Another challenge was figuring out how to portray Wise’s life in a child-friendly way. The politics of early American Judaism, founding of institutions like the Central Conference of American Rabbis and the Hebrew Union College, and philosophy of Reform Judaism are not exactly easy or engaging subjects for kids.

“I really had hoped that I would just read a bunch about his childhood, and find some cool anecdotes and somehow build upon that,” Kolesar said. “Sadly, there’s very little written about his childhood – he didn’t really like talking about it, which isn’t unusual for immigrants of that era.”

Instead, she worked backwards from what she found compelling about the adult Wise, and crafted the story around qualities like persistence and education.

But in tackling this project, Kolesar wasn’t alone, finding support from a brain trust of Cincinnati Jews like Rabbi Lewis Kamrass, senior rabbi at Wise Temple, and Rabbi Dr. Gary Zola, who recently retired as the executive director of the American Jewish Archives.

“Multiple drafts were circulated, and I was especially concerned because of [Wise’s] notoriety in the Reform Movement…making sure that…[the book was] strongly grounded in the reality of what transpired,” Kolesar said.

After three years of research and writing, and two years of manuscript preparation with Kar-Ben Publishing, the book was published. Now the Wise Temple library does have a children’s book about its namesake, and Kolesar has gotten a positive response to the book. She has also led programs about the book with kids at the synagogue.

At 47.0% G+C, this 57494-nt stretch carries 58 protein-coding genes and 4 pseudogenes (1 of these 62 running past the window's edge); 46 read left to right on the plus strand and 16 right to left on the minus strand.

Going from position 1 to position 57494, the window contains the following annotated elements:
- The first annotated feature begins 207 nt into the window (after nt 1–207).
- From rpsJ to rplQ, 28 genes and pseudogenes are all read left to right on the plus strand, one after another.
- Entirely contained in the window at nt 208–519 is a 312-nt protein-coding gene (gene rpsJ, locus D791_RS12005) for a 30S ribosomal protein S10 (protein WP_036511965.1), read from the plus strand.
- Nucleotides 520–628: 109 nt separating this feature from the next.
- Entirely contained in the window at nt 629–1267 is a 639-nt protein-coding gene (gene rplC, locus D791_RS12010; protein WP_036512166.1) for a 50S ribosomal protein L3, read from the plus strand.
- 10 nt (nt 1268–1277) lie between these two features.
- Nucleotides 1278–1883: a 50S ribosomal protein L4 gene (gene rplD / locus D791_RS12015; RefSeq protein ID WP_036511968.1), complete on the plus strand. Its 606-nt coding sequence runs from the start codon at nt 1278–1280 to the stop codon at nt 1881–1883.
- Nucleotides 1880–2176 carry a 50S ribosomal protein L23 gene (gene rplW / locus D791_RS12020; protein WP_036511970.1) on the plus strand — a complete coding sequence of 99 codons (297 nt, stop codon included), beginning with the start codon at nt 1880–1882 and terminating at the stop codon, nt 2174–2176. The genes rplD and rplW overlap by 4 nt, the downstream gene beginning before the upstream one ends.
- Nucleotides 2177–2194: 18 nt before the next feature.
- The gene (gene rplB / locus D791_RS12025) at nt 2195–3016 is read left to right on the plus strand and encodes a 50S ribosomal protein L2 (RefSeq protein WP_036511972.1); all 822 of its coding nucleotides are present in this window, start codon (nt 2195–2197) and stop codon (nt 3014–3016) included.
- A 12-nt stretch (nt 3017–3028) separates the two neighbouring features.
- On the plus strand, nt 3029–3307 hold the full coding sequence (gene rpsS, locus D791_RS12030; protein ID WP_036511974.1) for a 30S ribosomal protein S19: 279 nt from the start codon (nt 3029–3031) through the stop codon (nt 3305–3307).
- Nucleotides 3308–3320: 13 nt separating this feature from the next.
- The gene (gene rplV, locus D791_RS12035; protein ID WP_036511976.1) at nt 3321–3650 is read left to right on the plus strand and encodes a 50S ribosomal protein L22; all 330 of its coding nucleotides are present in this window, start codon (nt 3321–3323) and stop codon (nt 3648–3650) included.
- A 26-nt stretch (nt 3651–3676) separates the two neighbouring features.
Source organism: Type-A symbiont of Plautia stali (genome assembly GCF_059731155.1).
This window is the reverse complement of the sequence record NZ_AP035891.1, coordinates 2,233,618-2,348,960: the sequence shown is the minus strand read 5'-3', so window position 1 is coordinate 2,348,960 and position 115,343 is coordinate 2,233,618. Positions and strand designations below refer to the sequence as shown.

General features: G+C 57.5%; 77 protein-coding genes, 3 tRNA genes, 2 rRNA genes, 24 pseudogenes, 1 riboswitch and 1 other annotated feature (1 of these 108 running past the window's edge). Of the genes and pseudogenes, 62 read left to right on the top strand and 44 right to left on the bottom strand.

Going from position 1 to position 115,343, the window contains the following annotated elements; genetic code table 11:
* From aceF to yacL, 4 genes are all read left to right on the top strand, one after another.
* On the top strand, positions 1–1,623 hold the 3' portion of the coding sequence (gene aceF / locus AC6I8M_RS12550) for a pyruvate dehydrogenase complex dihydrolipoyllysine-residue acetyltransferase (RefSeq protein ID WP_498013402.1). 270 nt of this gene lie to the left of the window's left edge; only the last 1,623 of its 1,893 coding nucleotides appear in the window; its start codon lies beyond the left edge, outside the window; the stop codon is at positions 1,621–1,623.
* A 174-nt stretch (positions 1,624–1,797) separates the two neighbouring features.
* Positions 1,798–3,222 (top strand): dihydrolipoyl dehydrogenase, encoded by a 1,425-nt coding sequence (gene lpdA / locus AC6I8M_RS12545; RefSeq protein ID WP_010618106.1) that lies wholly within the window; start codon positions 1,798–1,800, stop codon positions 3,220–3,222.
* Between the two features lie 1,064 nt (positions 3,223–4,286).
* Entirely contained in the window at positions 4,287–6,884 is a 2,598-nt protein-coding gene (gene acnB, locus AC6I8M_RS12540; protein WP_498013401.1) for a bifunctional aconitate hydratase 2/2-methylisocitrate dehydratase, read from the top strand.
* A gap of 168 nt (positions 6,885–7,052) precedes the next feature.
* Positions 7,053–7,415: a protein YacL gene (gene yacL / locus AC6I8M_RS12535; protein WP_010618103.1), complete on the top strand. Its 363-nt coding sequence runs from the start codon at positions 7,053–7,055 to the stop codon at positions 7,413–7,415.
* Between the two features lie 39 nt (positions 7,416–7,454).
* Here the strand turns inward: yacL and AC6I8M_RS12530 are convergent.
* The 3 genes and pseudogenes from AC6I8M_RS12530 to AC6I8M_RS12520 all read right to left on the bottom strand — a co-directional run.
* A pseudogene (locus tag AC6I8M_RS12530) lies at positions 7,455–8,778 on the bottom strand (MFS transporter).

“We had a discussion, their questions were very high level – I was surprised,” she said. “I was pleased that it seemed to hold their attention, because despite all these anecdotes, there’s still a hefty amount of things in the book that are not…inherently interesting to children.”

The book also comes with an educator guide. Kolesar hopes the guide will make it easy for overworked Jewish educators to teach Wise’s story in all its aspects. “I’m just hoping that we get the word about Isaac Mayer Wise out there into the world,” she said.

There’s plenty to Wise’s story that didn’t make it into the book, including Kolesar’s most surprising discovery: That Wise and his family had a 40 acre farm nine miles outside of Cincinnati. The farm was fully operational, with livestock and cider presses, and Wise lived there while commuting into the city center for work.

Unfortunately, the farm and its buildings no longer exist, with only a plaque commemorating the location as Wise’s home.

“Back then it involved a train and a horse drawn carriage just to get to Cincinnati proper,” Kolesar said. “As busy as he was, as many balls as he kept in the air, I just find it sort of unfathomable that this existed.”

Kolesar has a theory about why the farm was important to Wise. When he was born in  Bohemia, Jews couldn’t own property. But in the United States, owning property was a symbol of the opportunity Jews could find in this new land, the same opportunity that allowed the Reform movement to flourish.

“I picture [Wise] every day in this horse drawn carriage, emboldened in himself,” Kolesar said. “And feeling a deep sense of satisfaction and gratitude for the freedom that America offered.”